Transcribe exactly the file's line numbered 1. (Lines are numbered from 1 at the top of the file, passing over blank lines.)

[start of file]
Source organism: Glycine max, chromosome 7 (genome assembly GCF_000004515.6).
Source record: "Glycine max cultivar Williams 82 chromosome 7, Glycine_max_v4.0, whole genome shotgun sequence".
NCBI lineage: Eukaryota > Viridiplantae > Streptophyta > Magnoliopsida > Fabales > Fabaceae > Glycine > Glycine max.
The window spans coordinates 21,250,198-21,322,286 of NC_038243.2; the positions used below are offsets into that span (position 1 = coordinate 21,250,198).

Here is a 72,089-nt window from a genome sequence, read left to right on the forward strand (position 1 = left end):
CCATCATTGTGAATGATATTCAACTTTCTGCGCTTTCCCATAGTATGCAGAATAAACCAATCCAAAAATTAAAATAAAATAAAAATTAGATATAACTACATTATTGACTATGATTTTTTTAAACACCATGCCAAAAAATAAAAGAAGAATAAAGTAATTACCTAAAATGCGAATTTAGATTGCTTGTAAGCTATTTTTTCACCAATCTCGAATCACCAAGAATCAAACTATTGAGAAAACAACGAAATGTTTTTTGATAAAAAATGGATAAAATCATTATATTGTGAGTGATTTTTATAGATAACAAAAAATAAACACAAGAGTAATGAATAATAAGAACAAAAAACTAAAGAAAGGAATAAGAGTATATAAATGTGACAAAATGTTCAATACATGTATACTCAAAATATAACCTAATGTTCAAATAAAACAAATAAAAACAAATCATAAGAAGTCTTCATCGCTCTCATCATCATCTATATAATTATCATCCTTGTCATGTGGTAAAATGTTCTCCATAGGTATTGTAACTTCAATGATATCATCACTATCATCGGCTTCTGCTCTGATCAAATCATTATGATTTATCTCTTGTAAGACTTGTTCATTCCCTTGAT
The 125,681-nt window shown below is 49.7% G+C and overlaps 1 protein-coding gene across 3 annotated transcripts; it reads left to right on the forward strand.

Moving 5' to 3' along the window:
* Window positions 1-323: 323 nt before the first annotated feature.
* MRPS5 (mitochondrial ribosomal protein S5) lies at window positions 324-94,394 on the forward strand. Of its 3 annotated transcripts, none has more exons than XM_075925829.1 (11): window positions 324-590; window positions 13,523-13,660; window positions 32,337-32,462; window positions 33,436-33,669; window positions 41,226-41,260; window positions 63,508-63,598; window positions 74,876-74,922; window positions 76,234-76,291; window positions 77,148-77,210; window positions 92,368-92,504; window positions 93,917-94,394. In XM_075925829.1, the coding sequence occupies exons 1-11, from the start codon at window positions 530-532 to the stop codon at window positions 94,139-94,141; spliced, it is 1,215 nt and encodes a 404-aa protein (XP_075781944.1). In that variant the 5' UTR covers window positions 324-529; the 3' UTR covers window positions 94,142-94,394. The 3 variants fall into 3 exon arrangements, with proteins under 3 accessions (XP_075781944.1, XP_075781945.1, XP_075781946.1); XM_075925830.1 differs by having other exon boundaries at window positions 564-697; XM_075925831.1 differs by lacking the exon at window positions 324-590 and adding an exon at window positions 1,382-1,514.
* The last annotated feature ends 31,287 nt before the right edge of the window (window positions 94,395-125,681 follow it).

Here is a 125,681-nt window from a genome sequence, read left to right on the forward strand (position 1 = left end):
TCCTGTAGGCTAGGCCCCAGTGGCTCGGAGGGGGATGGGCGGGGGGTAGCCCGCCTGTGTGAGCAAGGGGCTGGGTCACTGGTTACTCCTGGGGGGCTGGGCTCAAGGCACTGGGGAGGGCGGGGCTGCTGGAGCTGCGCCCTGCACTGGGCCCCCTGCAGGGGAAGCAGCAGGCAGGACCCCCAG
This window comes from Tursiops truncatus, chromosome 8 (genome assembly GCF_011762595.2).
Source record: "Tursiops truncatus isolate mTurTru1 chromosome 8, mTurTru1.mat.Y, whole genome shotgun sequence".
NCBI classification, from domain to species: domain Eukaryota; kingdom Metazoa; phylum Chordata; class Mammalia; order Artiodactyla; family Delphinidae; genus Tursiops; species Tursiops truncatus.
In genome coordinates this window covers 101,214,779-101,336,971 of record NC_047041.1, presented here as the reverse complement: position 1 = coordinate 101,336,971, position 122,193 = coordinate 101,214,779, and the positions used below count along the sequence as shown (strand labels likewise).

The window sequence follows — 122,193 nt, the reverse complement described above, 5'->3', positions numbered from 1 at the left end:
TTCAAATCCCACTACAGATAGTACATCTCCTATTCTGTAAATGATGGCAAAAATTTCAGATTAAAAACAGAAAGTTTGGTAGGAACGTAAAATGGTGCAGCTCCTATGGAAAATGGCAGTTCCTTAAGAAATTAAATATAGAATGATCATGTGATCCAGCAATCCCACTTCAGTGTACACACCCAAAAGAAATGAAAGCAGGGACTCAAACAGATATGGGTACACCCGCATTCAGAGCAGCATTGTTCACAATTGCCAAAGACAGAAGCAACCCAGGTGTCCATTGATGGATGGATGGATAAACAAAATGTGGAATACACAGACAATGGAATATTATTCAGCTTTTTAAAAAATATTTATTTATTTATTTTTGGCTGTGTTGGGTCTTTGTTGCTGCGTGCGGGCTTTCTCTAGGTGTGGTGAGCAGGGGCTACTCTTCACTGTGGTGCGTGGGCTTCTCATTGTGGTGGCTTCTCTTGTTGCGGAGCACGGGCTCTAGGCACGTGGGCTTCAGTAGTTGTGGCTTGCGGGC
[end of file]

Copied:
Source organism: Glycine max, chromosome 7 (genome assembly GCF_000004515.6).